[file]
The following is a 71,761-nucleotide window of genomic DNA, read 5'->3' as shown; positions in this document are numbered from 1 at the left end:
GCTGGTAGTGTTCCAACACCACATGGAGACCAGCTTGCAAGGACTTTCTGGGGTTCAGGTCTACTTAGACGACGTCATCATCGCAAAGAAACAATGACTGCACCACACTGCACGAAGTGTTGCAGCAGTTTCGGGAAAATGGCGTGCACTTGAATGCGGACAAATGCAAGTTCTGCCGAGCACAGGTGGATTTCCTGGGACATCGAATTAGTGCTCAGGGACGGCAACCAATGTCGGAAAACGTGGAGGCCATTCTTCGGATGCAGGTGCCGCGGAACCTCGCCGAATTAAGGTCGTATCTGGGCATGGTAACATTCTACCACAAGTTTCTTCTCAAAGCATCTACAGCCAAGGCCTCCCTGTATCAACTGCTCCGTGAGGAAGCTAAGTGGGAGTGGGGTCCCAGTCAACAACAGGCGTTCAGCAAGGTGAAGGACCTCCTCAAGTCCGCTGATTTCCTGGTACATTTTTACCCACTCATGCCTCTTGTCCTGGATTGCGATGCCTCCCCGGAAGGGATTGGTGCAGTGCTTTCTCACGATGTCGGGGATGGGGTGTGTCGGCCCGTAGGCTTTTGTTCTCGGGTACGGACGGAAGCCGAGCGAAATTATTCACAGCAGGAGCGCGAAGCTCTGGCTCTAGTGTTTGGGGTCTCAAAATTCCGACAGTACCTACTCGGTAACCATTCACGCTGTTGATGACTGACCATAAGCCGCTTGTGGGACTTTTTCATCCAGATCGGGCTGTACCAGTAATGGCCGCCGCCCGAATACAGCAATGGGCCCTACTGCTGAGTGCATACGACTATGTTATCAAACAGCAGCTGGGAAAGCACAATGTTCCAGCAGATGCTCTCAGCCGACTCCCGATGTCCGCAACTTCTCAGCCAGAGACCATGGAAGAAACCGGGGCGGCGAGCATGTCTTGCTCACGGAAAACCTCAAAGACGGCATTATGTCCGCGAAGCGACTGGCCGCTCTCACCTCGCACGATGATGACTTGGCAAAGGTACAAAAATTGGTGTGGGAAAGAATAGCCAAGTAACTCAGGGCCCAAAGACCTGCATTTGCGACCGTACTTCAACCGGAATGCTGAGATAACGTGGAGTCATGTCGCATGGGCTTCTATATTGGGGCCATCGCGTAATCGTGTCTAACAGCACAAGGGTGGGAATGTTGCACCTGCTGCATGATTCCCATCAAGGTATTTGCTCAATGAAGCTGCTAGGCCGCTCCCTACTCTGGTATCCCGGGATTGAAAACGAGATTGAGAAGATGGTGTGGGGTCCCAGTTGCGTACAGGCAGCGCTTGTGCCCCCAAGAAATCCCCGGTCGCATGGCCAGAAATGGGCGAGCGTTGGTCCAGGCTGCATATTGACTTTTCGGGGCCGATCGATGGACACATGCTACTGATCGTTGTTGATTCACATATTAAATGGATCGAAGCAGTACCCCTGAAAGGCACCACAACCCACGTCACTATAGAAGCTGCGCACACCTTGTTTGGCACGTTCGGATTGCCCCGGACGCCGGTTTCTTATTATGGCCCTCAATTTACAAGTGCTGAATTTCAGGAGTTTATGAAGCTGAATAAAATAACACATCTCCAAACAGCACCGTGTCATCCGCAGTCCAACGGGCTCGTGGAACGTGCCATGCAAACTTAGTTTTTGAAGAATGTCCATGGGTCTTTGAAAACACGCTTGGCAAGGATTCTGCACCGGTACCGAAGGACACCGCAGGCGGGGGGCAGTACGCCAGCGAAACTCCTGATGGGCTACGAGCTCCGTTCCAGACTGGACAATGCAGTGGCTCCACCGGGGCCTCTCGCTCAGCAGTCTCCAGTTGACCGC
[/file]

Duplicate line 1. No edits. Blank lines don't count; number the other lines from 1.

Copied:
The following is a 71,761-nucleotide window of genomic DNA, read 5'->3' as shown; positions in this document are numbered from 1 at the left end: